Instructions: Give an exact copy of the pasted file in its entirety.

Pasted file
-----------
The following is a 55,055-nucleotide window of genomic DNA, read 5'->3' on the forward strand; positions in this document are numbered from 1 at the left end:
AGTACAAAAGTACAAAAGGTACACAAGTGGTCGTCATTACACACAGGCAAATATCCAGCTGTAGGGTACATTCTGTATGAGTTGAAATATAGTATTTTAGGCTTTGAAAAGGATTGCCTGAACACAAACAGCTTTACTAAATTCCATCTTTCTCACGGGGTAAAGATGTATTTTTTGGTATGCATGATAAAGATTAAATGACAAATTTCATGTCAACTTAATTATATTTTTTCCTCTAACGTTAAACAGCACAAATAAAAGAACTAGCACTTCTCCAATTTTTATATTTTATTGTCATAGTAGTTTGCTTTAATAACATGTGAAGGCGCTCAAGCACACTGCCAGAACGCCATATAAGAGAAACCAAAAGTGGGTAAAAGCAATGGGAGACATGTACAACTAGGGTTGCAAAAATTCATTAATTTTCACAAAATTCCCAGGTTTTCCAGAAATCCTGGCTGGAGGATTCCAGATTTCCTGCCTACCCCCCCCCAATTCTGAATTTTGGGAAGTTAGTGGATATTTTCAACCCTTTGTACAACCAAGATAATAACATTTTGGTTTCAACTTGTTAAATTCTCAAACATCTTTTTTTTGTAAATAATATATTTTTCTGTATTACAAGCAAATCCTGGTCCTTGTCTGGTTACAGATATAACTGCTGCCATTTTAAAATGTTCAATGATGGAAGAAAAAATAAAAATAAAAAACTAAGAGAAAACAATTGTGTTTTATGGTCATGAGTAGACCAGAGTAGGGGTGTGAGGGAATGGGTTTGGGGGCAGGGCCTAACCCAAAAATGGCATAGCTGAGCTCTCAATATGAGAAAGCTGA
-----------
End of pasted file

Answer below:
The following is a 55,055-nucleotide window of genomic DNA, read 5'->3' on the forward strand; positions in this document are numbered from 1 at the left end:
AGTACAAAAGTACAAAAGGTACACAAGTGGTCGTCATTACACACAGGCAAATATCCAGCTGTAGGGTACATTCTGTATGAGTTGAAATATAGTATTTTAGGCTTTGAAAAGGATTGCCTGAACACAAACAGCTTTACTAAATTCCATCTTTCTCACGGGGTAAAGATGTATTTTTTGGTATGCATGATAAAGATTAAATGACAAATTTCATGTCAACTTAATTATATTTTTTCCTCTAACGTTAAACAGCACAAATAAAAGAACTAGCACTTCTCCAATTTTTATATTTTATTGTCATAGTAGTTTGCTTTAATAACATGTGAAGGCGCTCAAGCACACTGCCAGAACGCCATATAAGAGAAACCAAAAGTGGGTAAAAGCAATGGGAGACATGTACAACTAGGGTTGCAAAAATTCATTAATTTTCACAAAATTCCCAGGTTTTCCAGAAATCCTGGCTGGAGGATTCCAGATTTCCTGCCTACCCCCCCCCAATTCTGAATTTTGGGAAGTTAGTGGATATTTTCAACCCTTTGTACAACCAAGATAATAACATTTTGGTTTCAACTTGTTAAATTCTCAAACATCTTTTTTTTGTAAATAATATATTTTTCTGTATTACAAGCAAATCCTGGTCCTTGTCTGGTTACAGATATAACTGCTGCCATTTTAAAATGTTCAATGATGGAAGAAAAAATAAAAATAAAAAACTAAGAGAAAACAATTGTGTTTTATGGTCATGAGTAGACCAGAGTAGGGGTGTGAGGGAATGGGTTTGGGGGCAGGGCCTAACCCAAAAATGGCATAGCTGAGCTCTCAATATGAGAAAGCTGA